The Spanish native Garnacha is a little grumpy. The grape is thin-skinned and sensitive. It’s hard to cultivate, and its vines are low yielding. At one point in its history, it was even considered a weed, and for the last 30 years or so, many Spanish farmers have given up on it, pulling up vines and branding Garnacha as unprofitable and undesirable.
In Rioja Baja — the dry, hot, eastern side of the northern Spain wine district — farmers call Garnacha “la maldita,” the little cursed one, because of its difficult disposition.
For centuries, Garnacha, which is known as Grenache in France, was the second most planted grape in Rioja — just behind Tempranillo. But by 1983, farmers had had enough, and the grape went from a major star in the famous Rioja red blend to a bit player. Today, the grape represents less than 10 percent of the area’s production.
Winemaker Rafael Vivanco Saenz has a different attitude about Garnacha, however. He’s made his mark by producing fine wines from native grapes. While other young winemakers were ripping out Garnacha vines and planting such grapes as Cabernet Sauvignon, Vivanco Saenz, a fourth generation winemaker, began winning praise from the industry with his native varietals under the Vivanco label. I’ve written about Vivanco’s wines before. They are unusual, well-made and great values.
La Maldita, which I have enjoyed for more than a year, is one of those quality wines. Vivanco is producing it in conjunction with New Jersey-based importer Opici Wines, also a fourth-generation enterprise. In the last few months, the wine has become widely available throughout New England.
La Maldita is a dry, red wine with fresh flavors of plums, strawberries, cherries, and flowers. It has well-balanced acidity and mild tannins for a smooth finish, according to Vivanco Saenz’s tasting notes.
The grapes, grown on a 200-acre, old vine vineyard in Rioja Baja, are hand-picked in October, then chilled and fermented under controlled temperatures. About 90 percent of the wine is aged in stainless steel tanks on the lees — sediment and dead yeasts — and 10 percent stays for two months in American and French oak barrels before being blended. The result is a reasonably low alcohol wine — 13.5 percent — that is ready to drink now or within the next couple of years.
As developed by Vivanco Saenz and Opici Wines, La Maldita has a broad appeal to different age groups. Its red and white label, for example, features the face of a screaming, blindfolded woman with a magpie sitting on her head eating grapes. The image might catch the eye of younger wine drinkers, while the well-crafted wine has a sophistication that can be appreciated by more mature customers.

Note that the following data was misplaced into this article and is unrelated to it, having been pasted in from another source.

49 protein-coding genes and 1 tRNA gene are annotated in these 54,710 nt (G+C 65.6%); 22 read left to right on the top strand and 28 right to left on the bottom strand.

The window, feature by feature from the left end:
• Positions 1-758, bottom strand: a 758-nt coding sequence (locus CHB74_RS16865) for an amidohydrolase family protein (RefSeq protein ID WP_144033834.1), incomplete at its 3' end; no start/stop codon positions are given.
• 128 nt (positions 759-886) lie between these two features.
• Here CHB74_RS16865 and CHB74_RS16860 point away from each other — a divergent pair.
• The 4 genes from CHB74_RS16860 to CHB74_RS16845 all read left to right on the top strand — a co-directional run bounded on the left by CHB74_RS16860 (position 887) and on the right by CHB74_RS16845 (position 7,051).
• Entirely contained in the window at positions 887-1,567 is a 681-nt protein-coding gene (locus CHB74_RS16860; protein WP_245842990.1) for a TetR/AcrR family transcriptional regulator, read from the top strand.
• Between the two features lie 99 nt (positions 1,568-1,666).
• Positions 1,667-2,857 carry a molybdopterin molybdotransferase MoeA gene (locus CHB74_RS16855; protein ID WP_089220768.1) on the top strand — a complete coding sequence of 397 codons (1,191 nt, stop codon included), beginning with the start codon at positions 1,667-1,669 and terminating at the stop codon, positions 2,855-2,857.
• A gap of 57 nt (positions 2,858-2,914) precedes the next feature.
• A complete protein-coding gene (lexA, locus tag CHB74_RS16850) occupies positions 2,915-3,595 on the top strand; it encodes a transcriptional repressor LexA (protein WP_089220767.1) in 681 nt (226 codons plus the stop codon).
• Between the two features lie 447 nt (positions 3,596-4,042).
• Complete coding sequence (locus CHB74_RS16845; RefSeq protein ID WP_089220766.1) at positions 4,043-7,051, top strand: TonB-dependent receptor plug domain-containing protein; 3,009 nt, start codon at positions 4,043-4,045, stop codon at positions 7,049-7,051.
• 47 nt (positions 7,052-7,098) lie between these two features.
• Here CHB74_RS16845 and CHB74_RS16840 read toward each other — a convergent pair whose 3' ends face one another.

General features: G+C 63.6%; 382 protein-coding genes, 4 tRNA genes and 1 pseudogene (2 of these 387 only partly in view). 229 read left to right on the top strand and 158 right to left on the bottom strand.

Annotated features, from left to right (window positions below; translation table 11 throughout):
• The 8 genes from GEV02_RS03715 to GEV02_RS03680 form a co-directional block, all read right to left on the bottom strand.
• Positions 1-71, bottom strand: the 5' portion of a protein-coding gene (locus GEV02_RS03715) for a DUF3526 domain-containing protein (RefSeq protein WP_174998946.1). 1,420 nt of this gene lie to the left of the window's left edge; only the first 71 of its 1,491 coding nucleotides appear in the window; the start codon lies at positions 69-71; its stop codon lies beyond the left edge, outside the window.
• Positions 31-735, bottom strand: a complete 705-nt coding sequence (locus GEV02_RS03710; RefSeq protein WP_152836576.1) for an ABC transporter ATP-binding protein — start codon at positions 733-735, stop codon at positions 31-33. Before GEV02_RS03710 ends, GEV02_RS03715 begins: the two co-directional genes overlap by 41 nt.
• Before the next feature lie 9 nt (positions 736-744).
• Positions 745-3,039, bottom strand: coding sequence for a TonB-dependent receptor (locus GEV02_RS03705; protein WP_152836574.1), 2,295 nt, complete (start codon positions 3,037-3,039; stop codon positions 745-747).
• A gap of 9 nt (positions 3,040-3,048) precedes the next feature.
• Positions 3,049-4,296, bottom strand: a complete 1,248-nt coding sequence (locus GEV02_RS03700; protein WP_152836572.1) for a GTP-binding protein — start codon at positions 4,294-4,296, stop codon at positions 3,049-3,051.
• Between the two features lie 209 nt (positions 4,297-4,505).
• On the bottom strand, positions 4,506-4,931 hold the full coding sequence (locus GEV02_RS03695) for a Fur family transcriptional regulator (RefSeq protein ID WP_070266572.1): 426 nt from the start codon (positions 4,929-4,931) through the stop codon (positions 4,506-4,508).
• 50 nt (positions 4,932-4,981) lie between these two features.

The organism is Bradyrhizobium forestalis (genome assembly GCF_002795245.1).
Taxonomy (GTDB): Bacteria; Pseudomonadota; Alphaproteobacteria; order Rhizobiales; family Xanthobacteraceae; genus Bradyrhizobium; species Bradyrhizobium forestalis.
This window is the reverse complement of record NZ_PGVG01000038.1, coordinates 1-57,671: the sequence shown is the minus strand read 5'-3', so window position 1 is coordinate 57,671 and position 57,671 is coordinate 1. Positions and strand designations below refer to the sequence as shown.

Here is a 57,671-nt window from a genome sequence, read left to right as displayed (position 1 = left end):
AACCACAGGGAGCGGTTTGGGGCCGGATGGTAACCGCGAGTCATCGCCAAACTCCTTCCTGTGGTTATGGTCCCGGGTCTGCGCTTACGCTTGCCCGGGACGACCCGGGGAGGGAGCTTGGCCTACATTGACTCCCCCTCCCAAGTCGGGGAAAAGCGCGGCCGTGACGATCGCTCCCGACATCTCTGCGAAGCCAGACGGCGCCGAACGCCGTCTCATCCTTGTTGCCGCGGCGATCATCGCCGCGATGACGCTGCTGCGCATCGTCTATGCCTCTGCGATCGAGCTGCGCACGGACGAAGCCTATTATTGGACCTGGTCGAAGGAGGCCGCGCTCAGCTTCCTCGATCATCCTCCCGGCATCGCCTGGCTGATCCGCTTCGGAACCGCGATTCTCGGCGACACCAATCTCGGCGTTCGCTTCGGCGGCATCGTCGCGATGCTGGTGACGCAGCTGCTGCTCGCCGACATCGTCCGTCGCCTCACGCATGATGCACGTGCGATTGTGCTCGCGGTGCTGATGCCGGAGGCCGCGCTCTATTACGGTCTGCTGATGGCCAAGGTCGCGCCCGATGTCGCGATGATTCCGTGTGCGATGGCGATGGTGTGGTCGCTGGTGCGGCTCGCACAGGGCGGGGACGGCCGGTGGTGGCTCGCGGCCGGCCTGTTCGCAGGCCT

After studying in Spain and France and working with top Bordeaux winemakers, Vivanco Saenz returned to the family business in 2001, dedicated to producing wines with only native grapes vinified using traditional techniques. He has done thorough research and experimentation to revive nearly extinct varietals and traditional wines, the company’s website says.
His father, Pedro Vivanco, expanded the business in 1975, building on the dreams of his father and grandfather. He turned the small family company into a major, modern producer and established a foundation to further the study of enology, and a museum to honor the heritage of centuries of winemakers.
Opici Wines Chairman Hubert Opici, who started delivering wine for his father in 1934, just after the end of Prohibition, built the company into a multi-million dollar business founded on providing wines that offer high quality, consistency and value.
Opici, who the company’s website says is still actively involved in operations at age 100, was honored in 2012 as an “American wine legend” by Wine Enthusiast magazine. Two years later, the publication named the company “Importer of the Year.”
La Maldita is fine on its own, but it really shines with food. It’s a good match for everyday foods, such as pizza, pasta, burgers and grilled vegetables, the tasting notes say.
My wife and I enjoyed the wine recently with pasta topped with shrimp in a spicy, fresh tomato sauce. It was a perfect match. I have a friend who also enjoys La Maldita with sharp cheeses and winter squash stuffed with sausage and rice.
La Maldita is an excellent value at $12.99, but an even better buy at its frequent sales price of $10.99. If you have difficulty finding the wine, ask for it. It’s only been available in Massachusetts and the Pioneer Valley for a couple of months, an Opici representative said.
Suggestions of wines in the $10 range are always appreciated. Warren Johnston can be reached at firstname.lastname@example.org.